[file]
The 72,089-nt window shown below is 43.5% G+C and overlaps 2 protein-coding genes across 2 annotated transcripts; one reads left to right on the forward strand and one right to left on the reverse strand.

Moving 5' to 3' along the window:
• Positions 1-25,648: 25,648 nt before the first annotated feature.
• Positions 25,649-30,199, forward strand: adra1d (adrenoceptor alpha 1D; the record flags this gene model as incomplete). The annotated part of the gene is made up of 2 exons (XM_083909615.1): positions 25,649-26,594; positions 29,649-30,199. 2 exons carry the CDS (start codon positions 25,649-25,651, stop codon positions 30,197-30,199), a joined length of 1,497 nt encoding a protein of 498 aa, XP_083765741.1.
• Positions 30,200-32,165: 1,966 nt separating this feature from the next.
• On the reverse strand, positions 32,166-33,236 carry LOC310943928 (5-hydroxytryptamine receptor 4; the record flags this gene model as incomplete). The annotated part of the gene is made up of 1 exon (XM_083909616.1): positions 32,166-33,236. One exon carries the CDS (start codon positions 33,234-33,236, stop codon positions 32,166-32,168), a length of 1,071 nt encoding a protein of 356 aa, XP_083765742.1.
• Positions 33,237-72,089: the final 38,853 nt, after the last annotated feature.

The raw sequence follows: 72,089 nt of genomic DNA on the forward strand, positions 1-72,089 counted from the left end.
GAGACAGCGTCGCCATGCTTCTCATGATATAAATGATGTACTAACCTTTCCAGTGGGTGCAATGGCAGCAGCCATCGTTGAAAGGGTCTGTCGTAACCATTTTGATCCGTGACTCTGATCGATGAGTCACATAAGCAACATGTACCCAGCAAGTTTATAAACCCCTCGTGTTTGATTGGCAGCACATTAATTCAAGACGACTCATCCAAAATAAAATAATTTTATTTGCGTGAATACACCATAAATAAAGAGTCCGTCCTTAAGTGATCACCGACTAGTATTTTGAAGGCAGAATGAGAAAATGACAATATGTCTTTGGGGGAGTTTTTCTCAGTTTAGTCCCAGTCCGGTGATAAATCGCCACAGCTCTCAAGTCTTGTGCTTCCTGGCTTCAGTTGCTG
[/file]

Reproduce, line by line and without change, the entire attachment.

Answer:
The 72,089-nt window shown below is 43.5% G+C and overlaps 2 protein-coding genes across 2 annotated transcripts; one reads left to right on the forward strand and one right to left on the reverse strand.

Moving 5' to 3' along the window:
• Positions 1-25,648: 25,648 nt before the first annotated feature.
• Positions 25,649-30,199, forward strand: adra1d (adrenoceptor alpha 1D; the record flags this gene model as incomplete). The annotated part of the gene is made up of 2 exons (XM_083909615.1): positions 25,649-26,594; positions 29,649-30,199. 2 exons carry the CDS (start codon positions 25,649-25,651, stop codon positions 30,197-30,199), a joined length of 1,497 nt encoding a protein of 498 aa, XP_083765741.1.
• Positions 30,200-32,165: 1,966 nt separating this feature from the next.
• On the reverse strand, positions 32,166-33,236 carry LOC310943928 (5-hydroxytryptamine receptor 4; the record flags this gene model as incomplete). The annotated part of the gene is made up of 1 exon (XM_083909616.1): positions 32,166-33,236. One exon carries the CDS (start codon positions 33,234-33,236, stop codon positions 32,166-32,168), a length of 1,071 nt encoding a protein of 356 aa, XP_083765742.1.
• Positions 33,237-72,089: the final 38,853 nt, after the last annotated feature.

The raw sequence follows: 72,089 nt of genomic DNA on the forward strand, positions 1-72,089 counted from the left end.
GAGACAGCGTCGCCATGCTTCTCATGATATAAATGATGTACTAACCTTTCCAGTGGGTGCAATGGCAGCAGCCATCGTTGAAAGGGTCTGTCGTAACCATTTTGATCCGTGACTCTGATCGATGAGTCACATAAGCAACATGTACCCAGCAAGTTTATAAACCCCTCGTGTTTGATTGGCAGCACATTAATTCAAGACGACTCATCCAAAATAAAATAATTTTATTTGCGTGAATACACCATAAATAAAGAGTCCGTCCTTAAGTGATCACCGACTAGTATTTTGAAGGCAGAATGAGAAAATGACAATATGTCTTTGGGGGAGTTTTTCTCAGTTTAGTCCCAGTCCGGTGATAAATCGCCACAGCTCTCAAGTCTTGTGCTTCCTGGCTTCAGTTGCTG